(In general 27" and 700c tubes are interchangeable -- the difference in diameter is slight.) – Daniel R Hicks Aug 22 '13 at 18:38
Note that if you're ordering a new wheel the ISO number is the number you want. It may be shown as "28/622", for a 700c28 tire, or "xx/571" for a 26" tire with millimeter width xx. The rim you order will have a similar designation, only the first part (the bead seat width) will be much narrower than the tire width (about half). – Daniel R Hicks Aug 22 '13 at 18:41
TL;DR: 700C = 28" = 29" = 622mm. 26" and 27" tires are not compatible with above. – Mladen Jablanović Aug 27 '13 at 5:15

3 Answers 3

I too own a Trek 520 and the bike does indeed come with 700C wheels and has for quite a number of years.

The labeling of a 700C tire is somewhat misleading due to historical reasons.

Originally, tires were sold in sizes based on the outer diameter of the tire. 700A, 700B, and 700C tires were all 700mm in diameter. However, the 700C tires were the thickest and the 700A tires were the thinnest. This difference was made up by using a smaller diameter rim for 700C tires and a larger diameter rim for 700A tires.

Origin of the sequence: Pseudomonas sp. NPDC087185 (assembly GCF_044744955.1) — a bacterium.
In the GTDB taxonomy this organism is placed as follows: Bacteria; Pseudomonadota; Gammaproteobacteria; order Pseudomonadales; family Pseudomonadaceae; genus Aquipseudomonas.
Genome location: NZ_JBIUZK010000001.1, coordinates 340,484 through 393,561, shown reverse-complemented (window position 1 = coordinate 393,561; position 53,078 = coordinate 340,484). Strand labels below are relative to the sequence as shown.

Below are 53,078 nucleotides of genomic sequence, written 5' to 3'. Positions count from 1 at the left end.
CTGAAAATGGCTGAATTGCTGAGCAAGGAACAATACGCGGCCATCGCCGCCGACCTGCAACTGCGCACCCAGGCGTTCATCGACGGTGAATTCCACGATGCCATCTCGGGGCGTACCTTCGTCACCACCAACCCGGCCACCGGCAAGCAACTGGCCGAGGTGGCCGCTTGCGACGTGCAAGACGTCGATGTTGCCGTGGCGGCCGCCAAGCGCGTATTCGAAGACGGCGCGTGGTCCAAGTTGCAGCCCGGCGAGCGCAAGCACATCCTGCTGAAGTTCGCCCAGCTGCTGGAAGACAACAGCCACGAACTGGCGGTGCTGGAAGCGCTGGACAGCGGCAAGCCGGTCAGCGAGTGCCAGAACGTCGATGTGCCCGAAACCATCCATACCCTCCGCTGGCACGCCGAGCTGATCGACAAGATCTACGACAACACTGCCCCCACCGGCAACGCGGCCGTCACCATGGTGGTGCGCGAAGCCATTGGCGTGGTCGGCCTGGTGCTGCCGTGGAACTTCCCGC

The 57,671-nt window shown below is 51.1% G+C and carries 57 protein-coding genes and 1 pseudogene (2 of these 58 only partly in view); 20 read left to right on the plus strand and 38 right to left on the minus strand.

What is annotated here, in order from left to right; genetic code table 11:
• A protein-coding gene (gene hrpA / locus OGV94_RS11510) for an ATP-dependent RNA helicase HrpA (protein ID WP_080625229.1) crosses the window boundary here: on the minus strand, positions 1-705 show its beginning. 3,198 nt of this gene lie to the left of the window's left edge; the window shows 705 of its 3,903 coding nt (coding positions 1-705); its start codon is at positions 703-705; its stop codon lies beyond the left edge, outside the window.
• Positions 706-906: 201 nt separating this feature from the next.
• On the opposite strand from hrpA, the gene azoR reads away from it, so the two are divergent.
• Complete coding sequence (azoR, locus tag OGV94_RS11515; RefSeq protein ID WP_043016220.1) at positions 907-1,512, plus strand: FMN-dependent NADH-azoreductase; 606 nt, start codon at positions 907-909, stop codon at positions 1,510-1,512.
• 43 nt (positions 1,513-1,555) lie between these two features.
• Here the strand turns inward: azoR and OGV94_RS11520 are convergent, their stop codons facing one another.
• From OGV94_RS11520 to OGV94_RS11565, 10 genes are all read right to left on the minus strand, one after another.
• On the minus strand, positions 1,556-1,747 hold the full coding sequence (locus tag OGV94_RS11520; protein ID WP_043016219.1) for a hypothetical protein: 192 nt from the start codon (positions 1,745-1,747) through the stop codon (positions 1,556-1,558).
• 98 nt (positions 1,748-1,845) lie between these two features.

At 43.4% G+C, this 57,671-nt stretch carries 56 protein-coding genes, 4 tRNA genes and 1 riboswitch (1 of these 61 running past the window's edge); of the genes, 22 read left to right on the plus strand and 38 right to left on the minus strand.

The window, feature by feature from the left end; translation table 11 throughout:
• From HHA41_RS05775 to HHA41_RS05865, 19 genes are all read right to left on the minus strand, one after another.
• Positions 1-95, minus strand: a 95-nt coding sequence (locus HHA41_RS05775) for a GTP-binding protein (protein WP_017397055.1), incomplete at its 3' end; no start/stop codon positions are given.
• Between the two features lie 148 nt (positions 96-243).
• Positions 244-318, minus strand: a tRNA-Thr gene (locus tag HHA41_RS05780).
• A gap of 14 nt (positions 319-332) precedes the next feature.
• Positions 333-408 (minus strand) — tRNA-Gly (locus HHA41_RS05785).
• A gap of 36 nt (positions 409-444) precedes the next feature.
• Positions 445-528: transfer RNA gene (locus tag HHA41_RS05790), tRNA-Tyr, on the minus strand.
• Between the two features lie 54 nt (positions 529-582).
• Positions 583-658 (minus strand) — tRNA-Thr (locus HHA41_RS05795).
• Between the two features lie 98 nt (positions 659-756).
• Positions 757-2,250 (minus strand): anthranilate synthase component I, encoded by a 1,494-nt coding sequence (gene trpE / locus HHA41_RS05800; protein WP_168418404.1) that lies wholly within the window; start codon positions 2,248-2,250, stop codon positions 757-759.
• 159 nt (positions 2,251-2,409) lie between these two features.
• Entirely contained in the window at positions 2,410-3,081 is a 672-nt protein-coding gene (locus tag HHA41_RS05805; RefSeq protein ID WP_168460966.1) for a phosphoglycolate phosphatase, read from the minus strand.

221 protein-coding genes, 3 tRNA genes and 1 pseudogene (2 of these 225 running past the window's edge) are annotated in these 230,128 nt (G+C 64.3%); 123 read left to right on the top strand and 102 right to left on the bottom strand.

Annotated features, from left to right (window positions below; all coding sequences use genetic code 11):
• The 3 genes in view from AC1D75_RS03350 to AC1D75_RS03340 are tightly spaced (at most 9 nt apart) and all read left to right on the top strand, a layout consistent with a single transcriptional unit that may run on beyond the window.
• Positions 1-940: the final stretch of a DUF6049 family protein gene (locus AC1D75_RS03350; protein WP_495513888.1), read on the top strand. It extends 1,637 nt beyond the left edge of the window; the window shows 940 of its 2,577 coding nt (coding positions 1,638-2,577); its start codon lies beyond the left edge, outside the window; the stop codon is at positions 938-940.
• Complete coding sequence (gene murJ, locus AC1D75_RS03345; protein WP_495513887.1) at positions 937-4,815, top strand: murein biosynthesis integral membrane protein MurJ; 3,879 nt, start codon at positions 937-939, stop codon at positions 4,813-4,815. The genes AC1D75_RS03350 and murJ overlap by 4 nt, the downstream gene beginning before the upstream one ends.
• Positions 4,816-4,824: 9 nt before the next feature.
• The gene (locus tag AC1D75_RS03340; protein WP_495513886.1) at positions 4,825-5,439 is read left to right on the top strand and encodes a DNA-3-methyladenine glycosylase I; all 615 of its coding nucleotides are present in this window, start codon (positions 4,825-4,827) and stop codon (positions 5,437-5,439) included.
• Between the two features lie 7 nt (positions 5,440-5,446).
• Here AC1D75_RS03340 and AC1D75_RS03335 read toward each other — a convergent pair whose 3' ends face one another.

Nowadays, all tires labeled as 700C mount on a 622mm rim. Most tires will have both labels on them. 622 is the size recognized by the International Organization for Standardization, or ISO but 700C has become so common that it is the de facto industry standard label and is how most people will refer to that size.

Tire widths are (sort of) an additional complication. This page has a chart showing what widths tires are compatible with what width rims. However, I have run all sorts of widths on my 520, have never worried about rim compatibility, and have never had a problem in that respect. (I have mounted one brand of 700x35 that was big enough to rub on my frame, even though lots of others worked fine.)

All of this information and more is available on Sheldon Brown's tire sizing systems page, which is a fascinating read if you want to dork out over tire sizes for a while.

The following is in response to your edit:

It is not correct that you can mount a 26" or 27" tire on your 622mm rim. 26" and 27" tires are two different entities and each mounts on a different size rim. A 26" tire mounts on a 599mm rim and a 27" tire mounts on a 630mm rim.

Also be wary of 28" tires. While some mount on a 622mm rim, others mount on a 635mm rim.

When in doubt, trust the ISO number and stick within the widths on the chart mentioned above.

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In general, you can mount any width of 700C/622mm tire on a 700C rim. My 13mm inside width rims came mounted with 35mm tires from the manufacturer. There's only really a limitation that you can't (reliably) mount tires much narrower than the rims. – Daniel R Hicks Nov 20 '13 at 23:00… has a year by year list of most trek 520's. – Batman Nov 21 '13 at 14:00